All patients with overt HE should be treated (including checking for precipitants).All patients with HE should be treated: 75% strongly agree; 25% agree (mean score: 4.75/5).The most important step in the management of HE is evaluation for precipitants (Table 2) 1,23 and appropriate intervention. In addition, all patients with a diagnosis of overt HE should be treated 1. The most commonly used treatments are nonabsorbable disaccharides 1. A meta-analysis indicated that lactulose or lactitol therapy resulted in clinical improvement, although there was no effect on mortality 24. Although the same meta-analysis reported that nonabsorbable disaccharides were inferior to short-course antibiotic therapy 24, lactulose is the usual ‘first choice’ treatment for overt HE 1. Antibiotics are, however, commonly used, whereas other therapies available in some countries include oral branched chain amino acids 25 and intravenous L-ornithine L-aspartate (LOLA) 26. Other treatment options specialists may consider include albumin dialysis 27 and embolization of large spontaneous portal–systemic shunts 28, although these are not part of the EASL/AASLD recommendations 1. If helpful, advice on treatment should be sought from a specialist in liver diseases, particularly for more severe cases, and/or those for whom a nonstandard therapy is being considered.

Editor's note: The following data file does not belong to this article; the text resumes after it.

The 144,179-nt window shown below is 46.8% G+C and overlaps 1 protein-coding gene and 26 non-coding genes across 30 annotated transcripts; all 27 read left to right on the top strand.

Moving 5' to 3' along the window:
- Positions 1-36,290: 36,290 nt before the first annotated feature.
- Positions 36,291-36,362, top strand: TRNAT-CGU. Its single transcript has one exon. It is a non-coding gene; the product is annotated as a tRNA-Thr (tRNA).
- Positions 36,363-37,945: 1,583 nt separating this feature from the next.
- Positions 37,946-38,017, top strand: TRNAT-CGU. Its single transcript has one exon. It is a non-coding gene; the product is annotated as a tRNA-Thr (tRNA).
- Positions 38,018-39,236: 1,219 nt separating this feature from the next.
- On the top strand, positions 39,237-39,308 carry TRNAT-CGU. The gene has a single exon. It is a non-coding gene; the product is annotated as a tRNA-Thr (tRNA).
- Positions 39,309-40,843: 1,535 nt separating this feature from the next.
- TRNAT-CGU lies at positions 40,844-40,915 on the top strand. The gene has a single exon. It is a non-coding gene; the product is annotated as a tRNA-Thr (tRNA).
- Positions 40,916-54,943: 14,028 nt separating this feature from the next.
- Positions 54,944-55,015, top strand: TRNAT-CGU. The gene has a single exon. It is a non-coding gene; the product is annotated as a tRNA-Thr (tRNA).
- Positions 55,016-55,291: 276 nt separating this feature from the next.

After recovery/improvement of HE symptoms, secondary prophylaxis should be considered in all patients.After recovery/improvement of overt HE, patients should receive secondary prophylaxis: 83% strongly agree; 16% agree (mean score: 4.83/5).Prior HE is associated with an increased risk for subsequent episodes 8,9. In one study ∼50% of patients with at least one prior HE event (median 1) suffered recurrence within 1 year 29, and in another, 46% of those with at least two prior events suffered recurrence within 6 months 30. Therefore, it is appropriate to offer secondary prophylaxis to reduce recurrence in most, if not all, patients recovering from an episode of HE 1. Secondary prophylaxis should be initiated by the clinician managing an episode of HE, with advice from a gastroenterologist or specialist in liver disease if helpful.In patients with a median of one prior episode, lactulose was associated with a significant reduction in the risk for recurrence over a median 14 months’ follow-up 27. Patients receiving lactulose should have the dose adjusted so that there are two or three bowel movements daily but without diarrhoea 1. In patients with at least two prior episodes of HE in the previous 6 months (the majority of whom were receiving lactulose), rifaximin-α (rifaximin) 550 mg twice daily was associated with a significant reduction in the risk for recurrent HE over 6 months and a reduction in the risk for HE-related hospitalization 28. The EASL/AASLD guidelines suggest rifaximin 550 mg twice daily add-on to lactulose after the second episode of HE 1. It may also be appropriate to consider rifaximin monotherapy in patients intolerant to lactulose despite patient education, and dose adjustment to achieve two or three bowel movements each day.A number of other therapies used for secondary prophylaxis are not included in the EASL/AASLD guidelines 1 but were felt by some authors to have a role. Full consensus could not be reached on these treatments, partly because of differences in availability and clinical experience. These included laxatives 31, branched chain amino acids 25,32,33 and LOLA 26,34,35. For patients with hyperammonaemia and HE, LOLA was felt to be particularly helpful by one author, although only intravenous LOLA was reported by the EASL/AASLD guidelines as being effective for the treatment of HE episodes but not for secondary prophylaxis 1. There was also experience of using oral branched chain amino acids in patients with chronic HE who were protein intolerant, as recommended by the International Society for Hepatic Encephalopathy and Nitrogen Metabolism (ISHEN) guidelines on nutrition 36. Patients receiving secondary prophylaxis should be encouraged to remain on therapy to maximize the benefits of treatment. It is the responsibility of all healthcare professionals who encounter patients with cirrhosis and HE to encourage compliance with therapy.